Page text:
MWC: The guided tour
We’re at the midpoint of Mobile World Congress, and as there’s so much to see and such little time left, I decided to turn technology tourist and take part in an ‘Emerging Technology’ guided tour at the show.
The first stop for our group was the Samsung stand. Traditional handsets took a back seat, with the electronics manufacturer instead reserving the spotlight for its tablets and wearables, including the new Galaxy Tab S3 and S Pen stylus, and the LTE Gear S3 smart watch. This device could potentially replace your smartphone and wallet, allowing the wearer to send texts and emails, make calls, and pay for goods via Samsung Pay technology.
MWC is no longer just about smartphones, and the Samsung stand echoes this loud and clear. With its range of solutions for security, retail and marketing, VR, automation, as well as accessories segmented into consumer lifestyle types, Samsung showed how its tech could power any aspect of consumer or enterprise life.
Next up on the tour was a visit to Ericsson. Here the focus was firmly on 5G as an “innovation platform”; “we want to make 5G a living technology,” explained an Ericsson rep. Demos included an “internet of skills” application that could revolutionise healthcare and training. This involved a VR headset and haptic glove that remotely controlled a robotic arm, and demonstrated how medical professionals could touch, hear and manipulate procedures and patients from a remote location.
We are not quite there with 5G yet, and Ericsson remained rightly reticent to estimate a future adoption date. Whenever it arrives, 5G is sure to usher in exciting new possibilities, across all industries.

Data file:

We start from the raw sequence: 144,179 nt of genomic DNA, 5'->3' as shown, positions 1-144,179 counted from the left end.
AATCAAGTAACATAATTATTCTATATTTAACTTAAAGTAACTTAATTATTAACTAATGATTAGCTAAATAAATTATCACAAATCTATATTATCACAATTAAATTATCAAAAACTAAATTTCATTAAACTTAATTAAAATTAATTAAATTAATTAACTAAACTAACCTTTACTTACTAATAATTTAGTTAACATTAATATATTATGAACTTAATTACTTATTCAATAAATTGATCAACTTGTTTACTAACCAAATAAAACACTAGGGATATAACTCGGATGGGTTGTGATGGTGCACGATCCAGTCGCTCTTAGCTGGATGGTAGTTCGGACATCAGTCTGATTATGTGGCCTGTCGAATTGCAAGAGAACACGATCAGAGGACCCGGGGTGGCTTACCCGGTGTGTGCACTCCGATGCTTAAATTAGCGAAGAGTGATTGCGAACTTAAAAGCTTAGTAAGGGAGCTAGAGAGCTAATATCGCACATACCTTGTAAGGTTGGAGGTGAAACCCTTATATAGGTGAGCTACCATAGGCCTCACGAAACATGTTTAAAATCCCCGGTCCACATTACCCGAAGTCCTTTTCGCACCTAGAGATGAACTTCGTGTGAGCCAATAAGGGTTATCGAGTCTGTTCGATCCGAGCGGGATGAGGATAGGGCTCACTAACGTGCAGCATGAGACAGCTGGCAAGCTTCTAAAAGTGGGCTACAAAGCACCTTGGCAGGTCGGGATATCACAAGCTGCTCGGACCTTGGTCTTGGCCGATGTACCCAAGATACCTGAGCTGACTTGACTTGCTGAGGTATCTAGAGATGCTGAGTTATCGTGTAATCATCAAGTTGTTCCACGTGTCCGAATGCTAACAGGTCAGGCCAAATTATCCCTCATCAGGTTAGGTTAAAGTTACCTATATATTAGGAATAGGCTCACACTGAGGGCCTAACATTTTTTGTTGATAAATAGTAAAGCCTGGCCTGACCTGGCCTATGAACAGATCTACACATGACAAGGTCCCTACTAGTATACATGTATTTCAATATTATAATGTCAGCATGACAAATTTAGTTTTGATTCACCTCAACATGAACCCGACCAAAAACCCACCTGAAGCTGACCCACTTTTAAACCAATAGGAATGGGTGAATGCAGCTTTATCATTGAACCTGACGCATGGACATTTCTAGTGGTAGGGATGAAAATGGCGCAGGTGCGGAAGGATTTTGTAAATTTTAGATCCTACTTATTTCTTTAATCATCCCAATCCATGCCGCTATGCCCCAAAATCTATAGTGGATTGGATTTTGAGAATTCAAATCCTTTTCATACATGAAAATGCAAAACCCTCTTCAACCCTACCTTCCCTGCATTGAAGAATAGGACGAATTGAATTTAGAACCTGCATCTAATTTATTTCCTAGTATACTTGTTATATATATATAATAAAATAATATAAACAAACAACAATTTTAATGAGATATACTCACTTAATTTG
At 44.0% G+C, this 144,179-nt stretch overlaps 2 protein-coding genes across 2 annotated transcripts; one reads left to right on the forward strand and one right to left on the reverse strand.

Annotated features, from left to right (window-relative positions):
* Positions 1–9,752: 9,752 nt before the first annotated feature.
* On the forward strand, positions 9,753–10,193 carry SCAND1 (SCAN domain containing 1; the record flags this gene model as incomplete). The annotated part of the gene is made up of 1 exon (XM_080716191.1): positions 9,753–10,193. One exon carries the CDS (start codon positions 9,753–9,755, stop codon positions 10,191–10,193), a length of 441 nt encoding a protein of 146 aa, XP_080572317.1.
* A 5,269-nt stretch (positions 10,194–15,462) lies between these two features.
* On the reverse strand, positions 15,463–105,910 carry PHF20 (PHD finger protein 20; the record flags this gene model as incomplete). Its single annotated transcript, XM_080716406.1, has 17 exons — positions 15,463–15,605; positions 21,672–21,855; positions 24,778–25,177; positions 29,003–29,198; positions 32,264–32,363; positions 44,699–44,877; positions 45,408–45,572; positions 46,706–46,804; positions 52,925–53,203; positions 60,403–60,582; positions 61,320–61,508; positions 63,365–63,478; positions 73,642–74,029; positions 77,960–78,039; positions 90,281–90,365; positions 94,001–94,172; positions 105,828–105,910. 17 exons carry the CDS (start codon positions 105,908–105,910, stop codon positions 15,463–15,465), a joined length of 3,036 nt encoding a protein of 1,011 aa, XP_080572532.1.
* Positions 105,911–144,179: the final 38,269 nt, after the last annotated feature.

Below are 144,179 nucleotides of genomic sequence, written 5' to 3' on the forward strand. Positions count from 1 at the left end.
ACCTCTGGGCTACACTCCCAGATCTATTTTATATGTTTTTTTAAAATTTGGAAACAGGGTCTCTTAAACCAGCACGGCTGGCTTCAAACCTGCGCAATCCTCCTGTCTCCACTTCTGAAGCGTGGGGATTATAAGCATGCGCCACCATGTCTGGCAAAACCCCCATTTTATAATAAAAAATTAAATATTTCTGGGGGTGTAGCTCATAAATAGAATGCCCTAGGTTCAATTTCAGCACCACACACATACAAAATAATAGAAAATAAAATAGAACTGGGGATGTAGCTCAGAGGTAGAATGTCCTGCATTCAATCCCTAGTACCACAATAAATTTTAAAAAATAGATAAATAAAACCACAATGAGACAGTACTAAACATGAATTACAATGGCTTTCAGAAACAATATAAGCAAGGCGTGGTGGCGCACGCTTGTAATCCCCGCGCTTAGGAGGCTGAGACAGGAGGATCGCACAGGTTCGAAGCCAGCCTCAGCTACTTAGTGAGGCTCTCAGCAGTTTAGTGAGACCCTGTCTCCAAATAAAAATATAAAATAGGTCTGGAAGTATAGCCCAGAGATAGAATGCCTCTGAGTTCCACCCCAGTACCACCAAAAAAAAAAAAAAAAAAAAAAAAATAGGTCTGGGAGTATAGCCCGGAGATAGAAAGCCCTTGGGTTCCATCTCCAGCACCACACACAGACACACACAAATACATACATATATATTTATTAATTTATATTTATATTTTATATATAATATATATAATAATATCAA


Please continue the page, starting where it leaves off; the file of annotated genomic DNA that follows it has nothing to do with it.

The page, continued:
The Emerging Technology tour was greeted at the next stand not by a human, but by a robot. SoftBank’s Pepper, with its distinct Disney-esque eyes and humanoid movements, is capable of analysing facial expressions and voice tones. “Pepper is not intended to replace a human”, our SoftBank guide reassuringly informed us. It offers extensive memory and information-gathering ability, but emotion and interpretation remain “impossible to do with machines”.
Finally, the Graphene Experience Zone, which focuses on innovative uses of the material discovered in 2004. We saw a graphene-bodied supercar, data bracelets, environmentally-friendly electronic key made with paper, a spray-on heater, and even an example of how graphene could be used to improve retinal implants, allowing people with sight loss to recover up to 15% of their vision.
Most guided tours in Barcelona will typically take in the Sagrada Familia, Las Ramblas and Park Güell. A guided tour MWC-style also offers an opportunity to see some interesting sights, and whilst you may not get to see much history, you’ll certainly see the future.